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EDITORIAL: Amend law to fix 'bump stock' loophole

By: The Gazette editorial board
October 6, 2017 Updated: October 6, 2017 at 7:34 am

America's founders did not create the Second Amendment so we could hunt ducks. The law ensures our right to keep and bear arms for self-defense against tyranny and crime. Everything important has limits, including gun rights.

We have the right to express outrageous, scandalous and hateful beliefs. We have the right assemble in political protest. We have the right to advocate revolution. None of this can be done with the intent to cause or incite imminent physical harm.

The Supreme Court created a right to abortion, but allowed restrictions on gestation that 43 states exercise.

All rights have limits enforced by personal restraint and/or force of law.

A Second Amendment with no externally imposed limits would allow anyone, of any age and with any criminal rap sheet, to stockpile shoulder-launched surface-to-air anti-aircraft missiles and more. Visualize some unhinged billionaire physicist with a Second Amendment right to create a personal nuclear bomb.

The 73rd Congress imposed reasonable regulation of gun rights with the National Firearms Act of 1934. The law imposes an excise tax on the manufacture and transfer of fully automatic weapons, commonly known as machine guns. It requires federal registration of machine guns. The slow, methodical and expensive permit process involves an extensive background investigation of each applicant.

The Firearm Owners' Protection Act of 1986 forbids the sale of machine guns, manufactured after the law's enactment, to civilians.

None of that stopped the multimillionaire maniac who committed the Las Vegas massacre this week. He used a loophole and achieved rapid-fire machine gun simulation by adding cheap, easily accessible "bump stocks" to his weapons collection.

No law was likely to stop this wealthy mass murderer from having his way. He had the financial means to obtain nearly any black market item imaginable. A man of his means can contract the custom construction of weapons. Some forces of evil are too formidable for laws and law enforcers to enjoin 100 percent of the time.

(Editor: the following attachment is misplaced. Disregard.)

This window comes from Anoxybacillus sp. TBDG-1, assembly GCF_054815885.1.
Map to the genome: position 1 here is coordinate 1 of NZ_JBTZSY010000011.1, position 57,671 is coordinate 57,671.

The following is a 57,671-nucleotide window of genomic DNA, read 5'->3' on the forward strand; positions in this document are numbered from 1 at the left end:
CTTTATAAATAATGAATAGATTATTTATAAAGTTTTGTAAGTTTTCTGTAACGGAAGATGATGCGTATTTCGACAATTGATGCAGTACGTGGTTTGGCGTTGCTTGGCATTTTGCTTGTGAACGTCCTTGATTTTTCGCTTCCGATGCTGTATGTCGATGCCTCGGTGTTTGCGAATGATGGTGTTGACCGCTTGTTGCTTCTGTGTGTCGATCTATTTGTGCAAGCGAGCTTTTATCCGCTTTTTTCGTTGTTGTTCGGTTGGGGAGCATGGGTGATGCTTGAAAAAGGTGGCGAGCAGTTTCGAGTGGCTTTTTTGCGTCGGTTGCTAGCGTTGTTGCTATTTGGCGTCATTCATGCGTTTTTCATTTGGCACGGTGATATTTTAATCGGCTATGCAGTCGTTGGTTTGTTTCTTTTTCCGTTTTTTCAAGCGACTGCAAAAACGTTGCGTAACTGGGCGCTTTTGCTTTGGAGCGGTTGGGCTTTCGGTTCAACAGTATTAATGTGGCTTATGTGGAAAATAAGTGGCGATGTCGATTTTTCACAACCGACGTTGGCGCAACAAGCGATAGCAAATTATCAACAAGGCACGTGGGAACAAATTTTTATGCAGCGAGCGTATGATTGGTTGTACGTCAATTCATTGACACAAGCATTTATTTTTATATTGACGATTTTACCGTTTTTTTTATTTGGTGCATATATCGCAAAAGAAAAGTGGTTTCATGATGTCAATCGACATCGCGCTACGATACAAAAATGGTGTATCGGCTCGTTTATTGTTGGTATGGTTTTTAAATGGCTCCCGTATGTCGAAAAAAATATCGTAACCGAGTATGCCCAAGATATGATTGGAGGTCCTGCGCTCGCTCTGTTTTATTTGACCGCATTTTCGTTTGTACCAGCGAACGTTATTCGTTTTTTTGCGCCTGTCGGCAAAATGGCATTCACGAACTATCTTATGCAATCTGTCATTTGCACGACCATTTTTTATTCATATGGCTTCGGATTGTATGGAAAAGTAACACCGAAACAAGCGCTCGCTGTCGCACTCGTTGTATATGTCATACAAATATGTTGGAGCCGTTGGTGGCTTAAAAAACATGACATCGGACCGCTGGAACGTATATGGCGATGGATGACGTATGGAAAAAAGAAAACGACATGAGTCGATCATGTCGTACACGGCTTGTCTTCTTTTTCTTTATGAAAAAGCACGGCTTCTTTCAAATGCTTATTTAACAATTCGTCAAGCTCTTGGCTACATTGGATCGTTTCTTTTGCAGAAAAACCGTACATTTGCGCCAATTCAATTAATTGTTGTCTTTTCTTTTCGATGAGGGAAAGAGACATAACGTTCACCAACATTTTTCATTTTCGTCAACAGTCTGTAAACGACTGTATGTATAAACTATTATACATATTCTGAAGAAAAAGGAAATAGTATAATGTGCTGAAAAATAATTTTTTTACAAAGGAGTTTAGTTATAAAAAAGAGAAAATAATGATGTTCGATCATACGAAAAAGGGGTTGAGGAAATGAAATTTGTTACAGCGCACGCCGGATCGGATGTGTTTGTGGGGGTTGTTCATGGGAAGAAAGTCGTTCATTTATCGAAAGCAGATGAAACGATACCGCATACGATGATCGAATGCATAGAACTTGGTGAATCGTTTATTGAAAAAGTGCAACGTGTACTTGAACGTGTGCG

That does not mean we should neglect taking action to prevent some other lunatic from going online and spending a few bucks to circumvent reasonable regulations of gun rights codified in the National Firearms Act and the Firearms Owners' Protection Act.

Gazette reporters Ellie Mulder and Liz Forster contacted a variety of area gun sellers this week and found negligible support for the sale of bump stocks or other devices that facilitate similar results.

"We don't sell junk like that," said an employee of Sportman's Warehouse.

Paul Paradis, owner of Paradise Sales, is known regionally as an uncompromising defender of Second Amendment rights. He criticized bump stocks. "A bump stock is something you can use to just spray a lot of bullets," Paradis said.

A 14-month employee at Cabela's in Lone Tree had not heard of bump stocks until the Las Vegas massacre. One local store that sells bump stocks reported a disturbing run on the product that began with news reports of their use in Las Vegas. Republicans have an admiral track record of defending the Second Amendment against unreasonable attacks. They would do their cause and their party's brand a favor by leading a charge to carefully amend the National Firearms Act. Eliminate the loophole created by conversion products known as "junk" to serious firearms professionals.

This is not a hill the NRA and other staunch Second Amendment supporters should die on, if they want to protect the right to keep and bear common semi-automatic rifles. The NRA announced Thursday they will not fight restrictions on bump stocks. All gun rights advocates should be reasonable, by keeping Second Amendment rights within boundaries of common sense, decency and the spirit of laws that have served us well for decades.

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